Hurdle 2) University Mathematics course offerings don’t allow future Elementary teachers to engage in math. 

It’s not surprising that many elementary teachers’ post-secondary math coursework tops out at College Algebra. You want to take more math as a pre-service teacher? Your options are either boring, pseudo-remediative courses like finance or hyper-complex courses like Calculus. This is the more math that U.S. pre-service elementary teachers have access to. And neither are appealing.

Universities and university math departments need to get more creative with their offerings. Rather than striving for verticality (Calculus I → Calculus 2 → Vector Calculus! → DIFFERENTIAL EQUATIONS!), there ought to be more horizontal, elective-ish type offerings. There need to be classes where you play with decomposing numbers and shapes, courses where you find clever patterns, a whole course on fractions! Honestly, I think math majors might find a whole course devoted to fractions quite challenging (and quite possibly humbling). 

There’s a whole playground to explore in these mathematical subjects, no less rigorous than Calculus, but certainly more accessible. You could teach these courses using Lockhart’s Measurement or Orlin’s Math With Bad Drawings. Lockhart in particular encourages doing math in creative and non-algorithmic ways. For practicing teachers, it would behoove University Math professors to host a summer workshop doing accessible mathematical tasks for a couple days. Just doing math together

The two hurdles are very much a chicken-and-egg issue. Universities provide a course progression in math that communicates very loudly that only certain individuals have access to the discipline. Pre-service teachers internalize this message and stop taking math as soon as their program allows. Math departments are part of this problem, and they probably don’t realize it. My guess is, once given the scholarship motivating it, some math professors would jump at the chance to do accessible math with teachers and pre-service teachers., placing our discipline at the center of a teacher’s mathematical experience.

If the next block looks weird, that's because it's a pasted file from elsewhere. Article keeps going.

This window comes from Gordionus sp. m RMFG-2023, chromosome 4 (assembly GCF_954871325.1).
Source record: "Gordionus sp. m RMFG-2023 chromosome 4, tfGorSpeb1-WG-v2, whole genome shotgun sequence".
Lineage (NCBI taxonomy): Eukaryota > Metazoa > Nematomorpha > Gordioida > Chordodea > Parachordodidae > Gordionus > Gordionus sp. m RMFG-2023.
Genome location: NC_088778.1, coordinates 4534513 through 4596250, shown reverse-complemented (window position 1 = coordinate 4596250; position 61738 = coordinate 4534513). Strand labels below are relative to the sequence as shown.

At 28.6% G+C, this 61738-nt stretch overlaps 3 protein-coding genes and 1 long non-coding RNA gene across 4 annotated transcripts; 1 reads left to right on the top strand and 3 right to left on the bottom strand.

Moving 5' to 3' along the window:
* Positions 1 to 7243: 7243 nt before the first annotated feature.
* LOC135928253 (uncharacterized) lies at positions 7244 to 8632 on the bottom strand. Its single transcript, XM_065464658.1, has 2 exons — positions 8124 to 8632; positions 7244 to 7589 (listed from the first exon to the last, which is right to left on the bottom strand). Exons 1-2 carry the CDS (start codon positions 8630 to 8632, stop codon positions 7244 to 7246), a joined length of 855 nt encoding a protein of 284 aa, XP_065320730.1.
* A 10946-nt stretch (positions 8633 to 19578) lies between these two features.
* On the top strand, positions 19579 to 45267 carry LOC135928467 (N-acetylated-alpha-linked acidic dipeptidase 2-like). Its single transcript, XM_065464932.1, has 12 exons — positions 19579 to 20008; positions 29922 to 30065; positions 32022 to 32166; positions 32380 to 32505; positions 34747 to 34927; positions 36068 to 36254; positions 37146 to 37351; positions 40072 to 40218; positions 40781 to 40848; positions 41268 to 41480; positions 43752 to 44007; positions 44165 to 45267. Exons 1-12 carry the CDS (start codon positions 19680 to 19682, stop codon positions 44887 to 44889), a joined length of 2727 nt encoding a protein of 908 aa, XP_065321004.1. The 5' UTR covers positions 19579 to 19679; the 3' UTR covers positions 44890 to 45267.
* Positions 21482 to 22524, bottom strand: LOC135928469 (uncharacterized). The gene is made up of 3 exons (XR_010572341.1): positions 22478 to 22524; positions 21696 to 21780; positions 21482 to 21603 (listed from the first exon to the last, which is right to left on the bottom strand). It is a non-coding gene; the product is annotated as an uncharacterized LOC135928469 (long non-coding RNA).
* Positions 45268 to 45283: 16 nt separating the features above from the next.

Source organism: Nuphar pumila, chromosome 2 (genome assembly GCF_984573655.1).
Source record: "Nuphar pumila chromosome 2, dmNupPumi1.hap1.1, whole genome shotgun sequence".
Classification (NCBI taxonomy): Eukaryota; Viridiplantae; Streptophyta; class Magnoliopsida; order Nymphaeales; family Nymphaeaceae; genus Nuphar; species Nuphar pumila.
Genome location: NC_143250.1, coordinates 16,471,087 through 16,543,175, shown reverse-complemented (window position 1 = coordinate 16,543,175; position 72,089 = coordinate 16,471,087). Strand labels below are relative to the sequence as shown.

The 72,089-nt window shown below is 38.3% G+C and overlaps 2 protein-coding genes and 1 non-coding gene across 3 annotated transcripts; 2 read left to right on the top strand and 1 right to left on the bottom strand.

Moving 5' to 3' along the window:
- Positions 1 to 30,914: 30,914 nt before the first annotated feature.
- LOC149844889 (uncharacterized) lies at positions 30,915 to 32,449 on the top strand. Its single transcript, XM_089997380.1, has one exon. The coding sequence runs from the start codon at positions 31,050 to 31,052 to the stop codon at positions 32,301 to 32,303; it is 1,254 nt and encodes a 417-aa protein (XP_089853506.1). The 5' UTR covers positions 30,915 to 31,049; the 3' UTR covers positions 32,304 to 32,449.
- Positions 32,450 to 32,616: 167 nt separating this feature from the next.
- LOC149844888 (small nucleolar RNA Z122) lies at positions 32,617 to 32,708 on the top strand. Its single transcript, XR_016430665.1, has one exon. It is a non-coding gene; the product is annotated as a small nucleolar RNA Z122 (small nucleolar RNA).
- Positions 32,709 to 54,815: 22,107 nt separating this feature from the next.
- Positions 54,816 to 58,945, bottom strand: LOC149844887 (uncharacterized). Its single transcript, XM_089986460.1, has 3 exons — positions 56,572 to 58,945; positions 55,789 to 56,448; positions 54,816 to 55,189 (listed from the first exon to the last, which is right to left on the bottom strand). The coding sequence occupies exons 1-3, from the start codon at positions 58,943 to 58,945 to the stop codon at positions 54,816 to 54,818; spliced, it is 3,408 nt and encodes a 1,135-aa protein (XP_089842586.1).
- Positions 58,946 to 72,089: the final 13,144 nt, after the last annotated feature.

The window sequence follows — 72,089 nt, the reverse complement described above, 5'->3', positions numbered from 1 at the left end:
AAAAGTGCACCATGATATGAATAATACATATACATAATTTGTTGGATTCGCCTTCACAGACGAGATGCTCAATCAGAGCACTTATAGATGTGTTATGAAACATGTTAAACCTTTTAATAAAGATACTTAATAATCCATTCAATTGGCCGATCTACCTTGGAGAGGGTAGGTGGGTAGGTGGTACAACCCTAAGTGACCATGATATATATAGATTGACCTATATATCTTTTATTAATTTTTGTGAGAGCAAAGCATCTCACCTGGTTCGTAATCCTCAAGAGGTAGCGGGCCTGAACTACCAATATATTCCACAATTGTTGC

I know some of y’all who read this blog teach a course or run PD with mathematica as the central core of the action. In the give-a-penny, take-a-penny approach to education, consider sharing your course & description or workshop in the comments. 


Campbell, P. F., Nishio, M., Smith, T. M., Clark, L. M., Conant, D. L., Rust, A. H., DePiper, J. N., Frank, T. J., Griffin, M. J., & Choi, Y. (2014). The Relationship Between Teachers’ Mathematical Content and Pedagogical Knowledge, Teachers’ Perceptions, and Student Achievement. Journal for Research in Mathematics Education, 45(4), 419–459. https://doi.org/10.5951/jresematheduc.45.4.0419 

Ma, L. (1999). Knowing and Teaching Elementary Mathematics: Teachers’ Understanding of Fundamental Mathematics in China and the United States (Studies in Mathematical Thinking and Learning Series).

Wilkins, J. L. M. (2009). Elementary School Teachers’ Attitudes Toward Different Subjects. The Teacher Educator, 45(1), 23–36. https://doi.org/10.1080/08878730903386856